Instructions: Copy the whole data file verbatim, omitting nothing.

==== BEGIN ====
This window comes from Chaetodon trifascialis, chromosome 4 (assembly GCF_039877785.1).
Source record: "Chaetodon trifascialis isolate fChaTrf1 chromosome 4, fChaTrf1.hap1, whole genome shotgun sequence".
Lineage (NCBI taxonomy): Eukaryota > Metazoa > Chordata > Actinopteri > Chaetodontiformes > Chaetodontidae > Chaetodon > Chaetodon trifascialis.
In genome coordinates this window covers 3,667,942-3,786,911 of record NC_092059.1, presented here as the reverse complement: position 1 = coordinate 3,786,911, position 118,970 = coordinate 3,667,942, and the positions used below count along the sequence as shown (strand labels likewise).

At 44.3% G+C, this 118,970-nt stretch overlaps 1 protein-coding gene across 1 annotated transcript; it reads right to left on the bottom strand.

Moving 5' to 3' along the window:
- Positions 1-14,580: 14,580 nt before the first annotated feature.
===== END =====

This window comes from Chaetodon trifascialis, chromosome 4 (assembly GCF_039877785.1).
Source record: "Chaetodon trifascialis isolate fChaTrf1 chromosome 4, fChaTrf1.hap1, whole genome shotgun sequence".
Lineage (NCBI taxonomy): Eukaryota > Metazoa > Chordata > Actinopteri > Chaetodontiformes > Chaetodontidae > Chaetodon > Chaetodon trifascialis.
In genome coordinates this window covers 3,667,942-3,786,911 of record NC_092059.1, presented here as the reverse complement: position 1 = coordinate 3,786,911, position 118,970 = coordinate 3,667,942, and the positions used below count along the sequence as shown (strand labels likewise).

At 44.3% G+C, this 118,970-nt stretch overlaps 1 protein-coding gene across 1 annotated transcript; it reads right to left on the bottom strand.

Moving 5' to 3' along the window:
- Positions 1-14,580: 14,580 nt before the first annotated feature.